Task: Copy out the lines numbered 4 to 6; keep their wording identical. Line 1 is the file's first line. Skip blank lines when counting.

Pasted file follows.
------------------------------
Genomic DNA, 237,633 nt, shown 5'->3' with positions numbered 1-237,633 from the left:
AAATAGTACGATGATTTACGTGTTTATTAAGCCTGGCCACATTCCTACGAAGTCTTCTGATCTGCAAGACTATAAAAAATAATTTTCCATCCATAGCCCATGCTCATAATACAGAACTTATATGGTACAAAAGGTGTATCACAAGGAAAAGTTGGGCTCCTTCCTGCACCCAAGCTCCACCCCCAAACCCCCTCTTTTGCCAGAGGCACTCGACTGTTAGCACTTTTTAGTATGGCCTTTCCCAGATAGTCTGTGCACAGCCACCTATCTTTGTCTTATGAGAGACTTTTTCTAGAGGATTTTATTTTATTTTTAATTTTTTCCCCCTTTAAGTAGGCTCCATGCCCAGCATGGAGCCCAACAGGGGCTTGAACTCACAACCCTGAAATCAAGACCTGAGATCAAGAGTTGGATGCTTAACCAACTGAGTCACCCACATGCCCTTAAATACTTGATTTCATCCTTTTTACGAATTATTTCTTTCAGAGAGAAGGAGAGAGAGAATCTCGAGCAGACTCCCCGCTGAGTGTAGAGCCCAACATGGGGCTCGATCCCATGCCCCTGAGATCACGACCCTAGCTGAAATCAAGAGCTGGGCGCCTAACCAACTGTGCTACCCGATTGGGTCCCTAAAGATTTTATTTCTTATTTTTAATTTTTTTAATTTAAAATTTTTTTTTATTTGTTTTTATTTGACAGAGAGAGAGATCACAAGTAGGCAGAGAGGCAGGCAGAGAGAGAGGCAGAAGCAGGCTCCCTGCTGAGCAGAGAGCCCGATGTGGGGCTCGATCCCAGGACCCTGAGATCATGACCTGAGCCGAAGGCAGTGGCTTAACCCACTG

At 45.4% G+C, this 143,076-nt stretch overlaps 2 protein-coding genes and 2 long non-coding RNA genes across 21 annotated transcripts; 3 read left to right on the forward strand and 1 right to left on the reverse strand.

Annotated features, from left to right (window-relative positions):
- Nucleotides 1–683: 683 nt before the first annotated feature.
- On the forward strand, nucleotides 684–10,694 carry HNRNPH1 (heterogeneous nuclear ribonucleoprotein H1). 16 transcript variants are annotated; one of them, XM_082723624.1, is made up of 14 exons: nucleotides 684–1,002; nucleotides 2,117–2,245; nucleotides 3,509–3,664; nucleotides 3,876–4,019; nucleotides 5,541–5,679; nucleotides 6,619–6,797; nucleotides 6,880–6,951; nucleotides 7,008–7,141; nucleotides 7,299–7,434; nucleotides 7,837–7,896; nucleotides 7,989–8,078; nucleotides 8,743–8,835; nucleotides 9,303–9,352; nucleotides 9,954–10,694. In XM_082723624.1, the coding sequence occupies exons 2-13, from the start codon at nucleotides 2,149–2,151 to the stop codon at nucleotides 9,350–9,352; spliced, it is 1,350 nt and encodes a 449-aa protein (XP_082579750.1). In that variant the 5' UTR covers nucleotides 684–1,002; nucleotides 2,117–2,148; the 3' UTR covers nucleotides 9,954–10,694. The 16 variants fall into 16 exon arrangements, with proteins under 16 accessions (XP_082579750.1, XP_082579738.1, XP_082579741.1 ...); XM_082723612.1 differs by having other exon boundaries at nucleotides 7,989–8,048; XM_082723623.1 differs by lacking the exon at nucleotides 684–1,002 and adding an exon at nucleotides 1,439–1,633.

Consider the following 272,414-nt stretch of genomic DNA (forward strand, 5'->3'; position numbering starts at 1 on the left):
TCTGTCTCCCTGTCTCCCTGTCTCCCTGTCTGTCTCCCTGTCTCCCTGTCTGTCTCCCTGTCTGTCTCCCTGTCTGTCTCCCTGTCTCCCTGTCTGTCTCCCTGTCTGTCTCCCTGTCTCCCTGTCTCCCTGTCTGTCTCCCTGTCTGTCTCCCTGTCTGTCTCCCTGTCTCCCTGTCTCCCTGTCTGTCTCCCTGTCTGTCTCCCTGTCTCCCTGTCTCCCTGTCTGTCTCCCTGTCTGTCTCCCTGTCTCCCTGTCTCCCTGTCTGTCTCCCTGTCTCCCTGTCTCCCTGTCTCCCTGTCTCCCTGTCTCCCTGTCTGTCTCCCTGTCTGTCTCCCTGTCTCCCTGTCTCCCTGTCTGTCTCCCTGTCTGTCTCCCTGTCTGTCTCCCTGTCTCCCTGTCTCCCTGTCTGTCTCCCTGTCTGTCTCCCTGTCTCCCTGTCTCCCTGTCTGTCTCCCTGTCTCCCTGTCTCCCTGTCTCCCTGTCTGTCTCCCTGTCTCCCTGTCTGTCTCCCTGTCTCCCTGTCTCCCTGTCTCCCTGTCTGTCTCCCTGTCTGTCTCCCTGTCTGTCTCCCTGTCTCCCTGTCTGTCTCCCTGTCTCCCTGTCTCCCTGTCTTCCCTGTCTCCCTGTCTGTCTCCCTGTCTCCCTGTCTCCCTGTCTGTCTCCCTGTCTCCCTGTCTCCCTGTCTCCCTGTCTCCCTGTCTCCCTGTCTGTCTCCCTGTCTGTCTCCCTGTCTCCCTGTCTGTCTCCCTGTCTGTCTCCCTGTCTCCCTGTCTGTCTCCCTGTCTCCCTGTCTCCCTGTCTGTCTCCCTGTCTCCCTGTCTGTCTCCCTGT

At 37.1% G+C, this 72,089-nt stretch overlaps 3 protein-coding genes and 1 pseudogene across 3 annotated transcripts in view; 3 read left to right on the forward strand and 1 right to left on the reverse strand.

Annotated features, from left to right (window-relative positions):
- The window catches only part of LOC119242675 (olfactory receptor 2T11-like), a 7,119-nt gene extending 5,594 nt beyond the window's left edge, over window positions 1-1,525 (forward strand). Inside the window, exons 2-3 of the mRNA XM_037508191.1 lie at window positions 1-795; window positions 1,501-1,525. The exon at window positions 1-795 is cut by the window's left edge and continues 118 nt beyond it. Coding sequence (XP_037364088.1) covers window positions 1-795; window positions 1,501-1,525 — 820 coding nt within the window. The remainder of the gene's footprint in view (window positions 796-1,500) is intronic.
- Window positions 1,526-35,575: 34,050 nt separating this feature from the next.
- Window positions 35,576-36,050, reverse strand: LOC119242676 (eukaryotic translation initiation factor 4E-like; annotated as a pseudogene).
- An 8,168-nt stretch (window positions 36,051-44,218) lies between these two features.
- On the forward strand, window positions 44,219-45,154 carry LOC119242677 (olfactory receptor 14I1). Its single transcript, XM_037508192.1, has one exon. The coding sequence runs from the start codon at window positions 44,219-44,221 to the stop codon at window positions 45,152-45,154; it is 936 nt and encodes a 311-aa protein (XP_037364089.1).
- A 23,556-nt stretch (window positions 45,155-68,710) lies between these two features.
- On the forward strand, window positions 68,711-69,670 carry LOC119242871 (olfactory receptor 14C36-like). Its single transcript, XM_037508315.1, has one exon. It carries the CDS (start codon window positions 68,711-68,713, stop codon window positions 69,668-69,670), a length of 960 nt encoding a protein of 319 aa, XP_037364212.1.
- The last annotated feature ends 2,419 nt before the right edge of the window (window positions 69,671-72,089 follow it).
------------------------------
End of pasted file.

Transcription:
Annotated features, from left to right (window-relative positions):
- Nucleotides 1–683: 683 nt before the first annotated feature.
- On the forward strand, nucleotides 684–10,694 carry HNRNPH1 (heterogeneous nuclear ribonucleoprotein H1). 16 transcript variants are annotated; one of them, XM_082723624.1, is made up of 14 exons: nucleotides 684–1,002; nucleotides 2,117–2,245; nucleotides 3,509–3,664; nucleotides 3,876–4,019; nucleotides 5,541–5,679; nucleotides 6,619–6,797; nucleotides 6,880–6,951; nucleotides 7,008–7,141; nucleotides 7,299–7,434; nucleotides 7,837–7,896; nucleotides 7,989–8,078; nucleotides 8,743–8,835; nucleotides 9,303–9,352; nucleotides 9,954–10,694. In XM_082723624.1, the coding sequence occupies exons 2-13, from the start codon at nucleotides 2,149–2,151 to the stop codon at nucleotides 9,350–9,352; spliced, it is 1,350 nt and encodes a 449-aa protein (XP_082579750.1). In that variant the 5' UTR covers nucleotides 684–1,002; nucleotides 2,117–2,148; the 3' UTR covers nucleotides 9,954–10,694. The 16 variants fall into 16 exon arrangements, with proteins under 16 accessions (XP_082579750.1, XP_082579738.1, XP_082579741.1 ...); XM_082723612.1 differs by having other exon boundaries at nucleotides 7,989–8,048; XM_082723623.1 differs by lacking the exon at nucleotides 684–1,002 and adding an exon at nucleotides 1,439–1,633.